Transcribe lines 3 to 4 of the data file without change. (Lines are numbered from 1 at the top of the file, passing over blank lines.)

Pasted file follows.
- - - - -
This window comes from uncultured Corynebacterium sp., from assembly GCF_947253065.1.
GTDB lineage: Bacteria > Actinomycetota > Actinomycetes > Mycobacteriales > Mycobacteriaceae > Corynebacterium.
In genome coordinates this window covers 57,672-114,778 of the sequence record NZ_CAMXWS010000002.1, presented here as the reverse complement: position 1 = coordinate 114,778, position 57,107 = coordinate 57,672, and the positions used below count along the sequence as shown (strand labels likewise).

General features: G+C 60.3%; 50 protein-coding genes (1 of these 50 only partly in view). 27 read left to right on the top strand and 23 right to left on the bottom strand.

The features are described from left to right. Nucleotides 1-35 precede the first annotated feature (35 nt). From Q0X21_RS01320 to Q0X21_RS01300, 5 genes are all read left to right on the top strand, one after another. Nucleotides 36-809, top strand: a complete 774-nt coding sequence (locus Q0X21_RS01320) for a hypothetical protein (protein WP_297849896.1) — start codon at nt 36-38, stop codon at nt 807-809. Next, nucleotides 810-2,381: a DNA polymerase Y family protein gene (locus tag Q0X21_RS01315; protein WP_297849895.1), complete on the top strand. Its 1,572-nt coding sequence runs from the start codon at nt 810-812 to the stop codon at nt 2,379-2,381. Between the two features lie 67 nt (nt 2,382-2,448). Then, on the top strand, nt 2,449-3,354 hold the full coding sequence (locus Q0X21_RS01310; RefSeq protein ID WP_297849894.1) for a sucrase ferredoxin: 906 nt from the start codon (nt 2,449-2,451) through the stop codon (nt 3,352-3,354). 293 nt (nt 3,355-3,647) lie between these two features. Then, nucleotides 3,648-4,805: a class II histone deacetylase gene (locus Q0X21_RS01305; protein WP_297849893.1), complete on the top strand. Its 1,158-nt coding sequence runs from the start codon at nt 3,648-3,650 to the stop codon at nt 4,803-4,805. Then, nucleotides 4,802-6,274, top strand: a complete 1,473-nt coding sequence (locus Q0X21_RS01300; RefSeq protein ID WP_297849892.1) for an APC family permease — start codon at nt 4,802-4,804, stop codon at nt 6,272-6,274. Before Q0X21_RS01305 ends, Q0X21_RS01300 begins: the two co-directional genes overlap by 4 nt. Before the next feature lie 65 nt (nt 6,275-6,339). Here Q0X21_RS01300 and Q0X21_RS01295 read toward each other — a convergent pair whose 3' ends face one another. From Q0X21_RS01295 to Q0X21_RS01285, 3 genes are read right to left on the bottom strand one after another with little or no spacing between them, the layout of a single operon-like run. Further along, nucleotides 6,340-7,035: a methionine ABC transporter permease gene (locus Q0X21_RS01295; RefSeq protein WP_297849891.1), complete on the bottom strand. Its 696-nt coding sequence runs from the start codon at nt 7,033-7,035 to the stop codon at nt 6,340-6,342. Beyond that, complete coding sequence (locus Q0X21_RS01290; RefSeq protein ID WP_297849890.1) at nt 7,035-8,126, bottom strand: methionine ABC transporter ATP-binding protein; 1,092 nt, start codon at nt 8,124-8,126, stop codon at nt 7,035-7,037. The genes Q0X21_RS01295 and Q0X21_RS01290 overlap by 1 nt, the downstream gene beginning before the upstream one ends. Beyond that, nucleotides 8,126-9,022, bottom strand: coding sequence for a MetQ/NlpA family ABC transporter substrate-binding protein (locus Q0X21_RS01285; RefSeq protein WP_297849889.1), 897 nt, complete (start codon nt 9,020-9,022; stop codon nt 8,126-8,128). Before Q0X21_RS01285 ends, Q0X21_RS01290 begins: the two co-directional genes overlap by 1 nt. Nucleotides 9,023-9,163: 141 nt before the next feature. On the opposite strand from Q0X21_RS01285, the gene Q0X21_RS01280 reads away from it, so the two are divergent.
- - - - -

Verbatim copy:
In genome coordinates this window covers 57,672-114,778 of the sequence record NZ_CAMXWS010000002.1, presented here as the reverse complement: position 1 = coordinate 114,778, position 57,107 = coordinate 57,672, and the positions used below count along the sequence as shown (strand labels likewise).

General features: G+C 60.3%; 50 protein-coding genes (1 of these 50 only partly in view). 27 read left to right on the top strand and 23 right to left on the bottom strand.